The refractive index of materials varies with wavelength, becoming smaller as the wavelength increases. This change in index is very predictable, and the refractive index over a range of wavelengths can be calculated from the Sellmeier equation if the index at just a few wavelengths is known. This equation is usually written as
n2(λ) = 1 + [B1 λ2/(λ2 - C1)] + [B2 λ2/(λ2 - C2)]
+ [B3 λ2/(λ2 - C3)]
For fused silica, B1 = 0.696166300, B2 = 0.407942600, B3 = 0.897479400, C1 = 4.67914826×10−3 μm2, C2 = 1.35120631×10−2 μm2, and C3 = 97.9340025 μm2.

I worked for several years with an optical physicist who was tasked with making accurate thickness measurements for thin crystal films I prepared in my laboratory. Not a day would pass when he didn't mention the Sellmeier equation.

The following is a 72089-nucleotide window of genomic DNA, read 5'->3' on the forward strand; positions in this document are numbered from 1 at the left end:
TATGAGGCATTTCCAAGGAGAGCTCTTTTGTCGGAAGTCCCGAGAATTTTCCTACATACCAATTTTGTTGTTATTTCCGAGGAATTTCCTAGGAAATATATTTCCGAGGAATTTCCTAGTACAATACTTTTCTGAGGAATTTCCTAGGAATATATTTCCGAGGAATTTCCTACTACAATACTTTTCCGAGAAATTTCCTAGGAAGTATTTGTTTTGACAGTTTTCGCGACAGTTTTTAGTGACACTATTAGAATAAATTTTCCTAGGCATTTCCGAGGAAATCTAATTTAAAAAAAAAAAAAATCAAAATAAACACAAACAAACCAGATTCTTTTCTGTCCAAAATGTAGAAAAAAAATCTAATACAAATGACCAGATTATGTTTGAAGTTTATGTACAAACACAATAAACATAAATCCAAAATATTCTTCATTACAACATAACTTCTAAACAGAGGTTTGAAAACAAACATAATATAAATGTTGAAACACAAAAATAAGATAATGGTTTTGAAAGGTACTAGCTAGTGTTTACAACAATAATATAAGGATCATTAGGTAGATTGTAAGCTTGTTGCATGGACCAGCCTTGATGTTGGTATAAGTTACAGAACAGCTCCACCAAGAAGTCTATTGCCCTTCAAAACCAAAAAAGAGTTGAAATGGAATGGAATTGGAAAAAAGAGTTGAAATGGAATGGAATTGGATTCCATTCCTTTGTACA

That was the time when general purpose computers were just being integrated into laboratories, and he had an automated system for film thickness measurement based on optical interference. Accurate refractive index values over a wide range of wavelengths were needed for his calculations. The utility of the Sellmeier equation can be seen in the following figure. The refractive index of BK7 glass over a wide range of wavelengths, and the Sellmeier equation fit to the data.

The agreement is excellent.

(Wikipedia image by Bob Mellish.)